winning at the moment will always seem to be invincible. If the Japanese have conquered south Asia, then they will keep south Asia for ever, if
the Germans have captured Tobruk, they will infallibly capture Cairo; if the Russians are in Berlin, it will not be long before they are in
London: and so on. This habit of mind leads also to the belief that things will happen more quickly, completely, and catastrophically than
they ever do in practice. The rise and fall of empires, the disappearance of cultures and religions, are expected to happen with earthquake
suddenness, and processes which have barely started are talked about as though they were already at an end. Burnham’s writings are full of
apocalyptic visions. Nations, governments, classes and social systems are constantly described as expanding, contracting, decaying, dissolving,
toppling, crashing, crumbling, crystallising, and, in general, behaving in an unstable and melodramatic way. The slowness of historical change,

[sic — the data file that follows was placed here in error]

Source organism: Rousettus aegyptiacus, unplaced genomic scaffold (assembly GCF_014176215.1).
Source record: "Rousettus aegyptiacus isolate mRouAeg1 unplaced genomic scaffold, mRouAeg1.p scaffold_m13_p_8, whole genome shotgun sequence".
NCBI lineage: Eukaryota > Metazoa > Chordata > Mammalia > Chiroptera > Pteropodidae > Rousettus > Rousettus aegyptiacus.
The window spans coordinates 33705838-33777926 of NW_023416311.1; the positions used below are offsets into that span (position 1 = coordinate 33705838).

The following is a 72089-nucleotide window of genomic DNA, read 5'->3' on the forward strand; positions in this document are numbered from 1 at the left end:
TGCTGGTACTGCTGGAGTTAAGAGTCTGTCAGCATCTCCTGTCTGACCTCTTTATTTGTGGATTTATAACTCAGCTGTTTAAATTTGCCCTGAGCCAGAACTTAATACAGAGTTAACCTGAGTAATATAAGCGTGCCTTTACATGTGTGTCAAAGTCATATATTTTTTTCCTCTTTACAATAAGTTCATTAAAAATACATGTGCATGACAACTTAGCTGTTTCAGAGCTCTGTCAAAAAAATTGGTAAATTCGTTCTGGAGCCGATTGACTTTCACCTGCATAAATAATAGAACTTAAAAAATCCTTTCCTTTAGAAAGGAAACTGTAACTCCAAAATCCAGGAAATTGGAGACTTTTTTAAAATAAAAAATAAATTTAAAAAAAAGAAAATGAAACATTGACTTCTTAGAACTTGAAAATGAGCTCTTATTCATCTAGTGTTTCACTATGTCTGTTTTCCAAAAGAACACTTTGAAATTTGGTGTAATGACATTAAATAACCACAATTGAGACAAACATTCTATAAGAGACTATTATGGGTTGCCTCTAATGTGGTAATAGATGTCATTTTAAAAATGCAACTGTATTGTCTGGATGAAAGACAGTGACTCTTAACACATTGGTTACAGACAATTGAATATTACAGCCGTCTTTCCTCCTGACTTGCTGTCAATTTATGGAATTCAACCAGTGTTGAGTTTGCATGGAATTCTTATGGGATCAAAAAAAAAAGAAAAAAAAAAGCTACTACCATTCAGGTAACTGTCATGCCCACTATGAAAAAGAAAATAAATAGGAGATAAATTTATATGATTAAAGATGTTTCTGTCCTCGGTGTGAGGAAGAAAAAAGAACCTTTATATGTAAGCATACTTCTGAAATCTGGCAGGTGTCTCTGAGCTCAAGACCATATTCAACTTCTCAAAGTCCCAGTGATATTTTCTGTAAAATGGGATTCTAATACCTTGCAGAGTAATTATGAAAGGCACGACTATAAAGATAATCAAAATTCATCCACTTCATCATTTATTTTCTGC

the fact that any epoch always contains a great deal of the last epoch, is never sufficiently allowed for. Such a manner of thinking is bound to
lead to mistaken prophecies, because, even when it gauges the direction of events rightly, it will miscalculate their tempo. Within the space of
five years Burnham foretold the domination of Russia by Germany and of Germany by Russia. In each case he was obeying the same instinct: the
instinct to bow down before the conqueror of the moment, to accept the existing trend as irreversible. With this in mind one can criticise his
theory in a broader way.